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  1. Abstract Image-based computational fluid dynamics (CFD) has become a new capability for determining wall stresses of pulsatile flows. However, a computational platform that directly connects image information to pulsatile wall stresses is lacking. Prevailing methods rely on manual crafting of a hodgepodge of multidisciplinary software packages, which is usually laborious and error-prone. We present a new computational platform, to compute wall stresses in image-based pulsatile flows using the volumetric lattice Boltzmann method (VLBM). The novelty includes: (1) a unique image processing to extract flow domain and local wall normality, (2) a seamless connection between image extraction and VLBM, (3) an en-route calculation of strain-rate tensor, and (4) GPU acceleration (not included here). We first generalize the streaming operation in the VLBM and then conduct application studies to demonstrate its reliability and applicability. A benchmark study is for laminar and turbulent pulsatile flows in an image-based pipe (Reynolds number: 10 to 5000). The computed pulsatile velocity and shear stress are in good agreements with Womersley's analytical solutions for laminar pulsatile flows and concurrent laboratory measurements for turbulent pulsatile flows. An application study is to quantify the pulsatile hemodynamics in image-based human vertebral and carotid arteries including velocity vector, pressure, and wall-shear stress. The computed velocity vector fields are in reasonably well agreement with MRA (magnetic resonance angiography) measured ones. This computational platform is good for image-based CFD with medical applications and pore-scale porous media flows in various natural and engineering systems. 
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  2. Brehm, Christoph ; Pandya, Shishir (Ed.)
    We have derived a 3-D kinetic-based discrete dynamic system (DDS) from the lattice Boltzmann equation (LBE) for incompressible flows through a Galerkin procedure. Expressed by a poor-man lattice Boltzmann equation (PMLBE), it involves five bifurcation parameters including relaxation time from the LBE, splitting factor of large and sub-grid motion scales, and wavevector components from the Fourier space. Numerical experiments have shown that the DDS can capture laminar behaviors of periodic, subharmonic, n-period, and quasi-periodic and turbulent behaviors of noisy periodic with harmonic, noisy subharmonic, noisy quasi-periodic, and broadband power spectra. In this work, we investigated the effects of bifurcation parameters on the capturing of the laminar and turbulent flows in terms of the convergence of time series and the pattern of power spectra. We have found that the 2nd order and 3rd order PMLBEs are both able to capture laminar and turbulent flow behaviors but the 2nd order DDS performs better with lower computation cost and more flow behaviors captured. With the specified ranges of the bifurcation parameters, we have identified two optimal bifurcation parameter sets for laminar and turbulent behaviors. Beyond this work, we are exploring the regime maps for a deeper understanding of the contributions of the bifurcation parameters to the capturing of laminar and turbulent behaviors. Surrogate models (to replace the PMLBE) are being developed using deep learning techniques to overcome the overwhelming computation cost for the regime maps. Meanwhile, the DDS is being employed in the large eddy simulation of turbulent pulsatile flows to provide dynamic sub-grid scale information.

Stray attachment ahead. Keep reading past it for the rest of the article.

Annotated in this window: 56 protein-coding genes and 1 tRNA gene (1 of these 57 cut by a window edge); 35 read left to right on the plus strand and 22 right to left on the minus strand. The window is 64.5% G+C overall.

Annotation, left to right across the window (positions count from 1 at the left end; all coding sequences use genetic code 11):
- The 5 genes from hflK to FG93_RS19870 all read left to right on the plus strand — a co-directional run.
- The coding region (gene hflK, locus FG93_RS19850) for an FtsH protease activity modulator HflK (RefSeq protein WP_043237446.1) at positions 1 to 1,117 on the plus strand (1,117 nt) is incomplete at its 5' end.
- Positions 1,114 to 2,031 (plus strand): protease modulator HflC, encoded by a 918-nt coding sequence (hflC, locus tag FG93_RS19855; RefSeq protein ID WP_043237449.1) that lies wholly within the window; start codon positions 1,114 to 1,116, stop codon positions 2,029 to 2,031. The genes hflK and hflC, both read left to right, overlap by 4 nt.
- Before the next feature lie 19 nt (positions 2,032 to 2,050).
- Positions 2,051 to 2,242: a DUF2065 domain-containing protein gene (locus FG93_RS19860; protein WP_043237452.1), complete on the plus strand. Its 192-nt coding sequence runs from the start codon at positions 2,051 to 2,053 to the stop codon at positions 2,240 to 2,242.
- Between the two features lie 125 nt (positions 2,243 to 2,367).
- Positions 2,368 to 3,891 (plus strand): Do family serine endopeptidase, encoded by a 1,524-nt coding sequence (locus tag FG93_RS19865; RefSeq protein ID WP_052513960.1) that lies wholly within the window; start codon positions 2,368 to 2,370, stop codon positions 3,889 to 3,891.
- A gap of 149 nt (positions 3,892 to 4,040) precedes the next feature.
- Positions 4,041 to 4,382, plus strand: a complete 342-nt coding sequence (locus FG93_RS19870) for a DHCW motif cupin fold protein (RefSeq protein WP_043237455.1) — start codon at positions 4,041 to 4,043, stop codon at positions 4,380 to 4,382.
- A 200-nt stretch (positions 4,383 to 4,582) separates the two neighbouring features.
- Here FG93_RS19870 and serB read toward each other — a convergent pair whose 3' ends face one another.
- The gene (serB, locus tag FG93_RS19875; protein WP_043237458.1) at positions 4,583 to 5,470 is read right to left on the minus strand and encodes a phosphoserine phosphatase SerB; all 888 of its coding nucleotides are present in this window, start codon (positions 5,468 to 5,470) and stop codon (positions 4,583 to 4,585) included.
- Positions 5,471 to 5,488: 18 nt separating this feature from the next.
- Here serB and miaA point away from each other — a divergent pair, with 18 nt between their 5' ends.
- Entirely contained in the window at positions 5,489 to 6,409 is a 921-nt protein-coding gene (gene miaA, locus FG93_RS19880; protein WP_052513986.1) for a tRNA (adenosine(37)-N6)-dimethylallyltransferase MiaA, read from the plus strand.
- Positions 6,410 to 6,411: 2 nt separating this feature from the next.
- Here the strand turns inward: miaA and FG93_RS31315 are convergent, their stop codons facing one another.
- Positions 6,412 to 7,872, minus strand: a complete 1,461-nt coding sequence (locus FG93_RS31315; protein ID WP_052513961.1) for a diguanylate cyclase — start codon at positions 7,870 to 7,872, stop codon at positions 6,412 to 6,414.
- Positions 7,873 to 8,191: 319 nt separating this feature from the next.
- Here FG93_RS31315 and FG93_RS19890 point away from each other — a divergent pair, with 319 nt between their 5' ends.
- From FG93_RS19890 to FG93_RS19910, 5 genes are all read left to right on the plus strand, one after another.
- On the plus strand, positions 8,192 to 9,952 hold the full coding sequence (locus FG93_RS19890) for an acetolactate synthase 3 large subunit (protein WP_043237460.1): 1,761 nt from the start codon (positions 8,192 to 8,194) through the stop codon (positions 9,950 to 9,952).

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  3. Tissue regeneration requires 3-dimensional (3D) smart materials as scaffolds to promote transport of nutrients. To mimic mechanical properties of extracellular matrices, biocompatible polymers have been widely studied and a diverse range of 3D scaffolds have been produced. We propose the use of responsive polymeric materials to create dynamic substrates for cell culture, which goes beyond designing only a physical static 3D scaffold. Here, we demonstrated that lactone- and lactide-based star block-copolymers (SBCs), where a liquid crystal (LC) moiety has been attached as a side-group, can be crosslinked to obtain Liquid Crystal Elastomers (LCEs) with a porous architecture using a salt-leaching method to promote cell infiltration. The obtained SmA LCE-based fully interconnected-porous foams exhibit a Young modulus of 0.23 ± 0.07 MPa and a biodegradability rate of around 20% after 15 weeks both of which are optimized to mimic native environments. We present cell culture results showing growth and proliferation of neurons on the scaffold after four weeks. This research provides a new platform to analyse LCE scaffold–cell interactions where the presence of liquid crystal moieties promotes cell alignment paving the way for a stimulated brain-like tissue. 
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